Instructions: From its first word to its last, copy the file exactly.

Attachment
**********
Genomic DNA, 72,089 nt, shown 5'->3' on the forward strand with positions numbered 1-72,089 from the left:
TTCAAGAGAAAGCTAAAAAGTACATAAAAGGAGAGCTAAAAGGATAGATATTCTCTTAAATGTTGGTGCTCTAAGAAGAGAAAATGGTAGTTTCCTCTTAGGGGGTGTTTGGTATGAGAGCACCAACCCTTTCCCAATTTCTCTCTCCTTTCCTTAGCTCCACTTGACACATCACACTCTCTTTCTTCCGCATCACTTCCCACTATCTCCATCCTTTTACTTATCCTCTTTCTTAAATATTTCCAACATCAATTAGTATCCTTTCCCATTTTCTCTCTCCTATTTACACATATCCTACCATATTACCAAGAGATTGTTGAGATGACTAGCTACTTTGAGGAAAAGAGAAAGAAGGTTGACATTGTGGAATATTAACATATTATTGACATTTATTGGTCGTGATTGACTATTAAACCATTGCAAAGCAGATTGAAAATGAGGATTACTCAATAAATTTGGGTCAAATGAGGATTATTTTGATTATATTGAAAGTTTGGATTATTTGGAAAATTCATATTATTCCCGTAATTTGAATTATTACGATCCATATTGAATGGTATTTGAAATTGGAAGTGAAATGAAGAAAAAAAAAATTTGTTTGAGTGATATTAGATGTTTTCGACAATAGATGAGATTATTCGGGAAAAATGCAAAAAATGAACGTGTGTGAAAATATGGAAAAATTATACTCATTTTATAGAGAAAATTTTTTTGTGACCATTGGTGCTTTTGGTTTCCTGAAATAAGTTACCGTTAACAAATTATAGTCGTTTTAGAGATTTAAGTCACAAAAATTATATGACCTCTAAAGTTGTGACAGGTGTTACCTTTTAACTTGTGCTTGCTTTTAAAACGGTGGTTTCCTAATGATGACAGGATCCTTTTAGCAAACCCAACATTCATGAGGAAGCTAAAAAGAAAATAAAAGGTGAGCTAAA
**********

Genomic DNA, 72,089 nt, shown 5'->3' on the forward strand with positions numbered 1-72,089 from the left:
TTCAAGAGAAAGCTAAAAAGTACATAAAAGGAGAGCTAAAAGGATAGATATTCTCTTAAATGTTGGTGCTCTAAGAAGAGAAAATGGTAGTTTCCTCTTAGGGGGTGTTTGGTATGAGAGCACCAACCCTTTCCCAATTTCTCTCTCCTTTCCTTAGCTCCACTTGACACATCACACTCTCTTTCTTCCGCATCACTTCCCACTATCTCCATCCTTTTACTTATCCTCTTTCTTAAATATTTCCAACATCAATTAGTATCCTTTCCCATTTTCTCTCTCCTATTTACACATATCCTACCATATTACCAAGAGATTGTTGAGATGACTAGCTACTTTGAGGAAAAGAGAAAGAAGGTTGACATTGTGGAATATTAACATATTATTGACATTTATTGGTCGTGATTGACTATTAAACCATTGCAAAGCAGATTGAAAATGAGGATTACTCAATAAATTTGGGTCAAATGAGGATTATTTTGATTATATTGAAAGTTTGGATTATTTGGAAAATTCATATTATTCCCGTAATTTGAATTATTACGATCCATATTGAATGGTATTTGAAATTGGAAGTGAAATGAAGAAAAAAAAAATTTGTTTGAGTGATATTAGATGTTTTCGACAATAGATGAGATTATTCGGGAAAAATGCAAAAAATGAACGTGTGTGAAAATATGGAAAAATTATACTCATTTTATAGAGAAAATTTTTTTGTGACCATTGGTGCTTTTGGTTTCCTGAAATAAGTTACCGTTAACAAATTATAGTCGTTTTAGAGATTTAAGTCACAAAAATTATATGACCTCTAAAGTTGTGACAGGTGTTACCTTTTAACTTGTGCTTGCTTTTAAAACGGTGGTTTCCTAATGATGACAGGATCCTTTTAGCAAACCCAACATTCATGAGGAAGCTAAAAAGAAAATAAAAGGTGAGCTAAA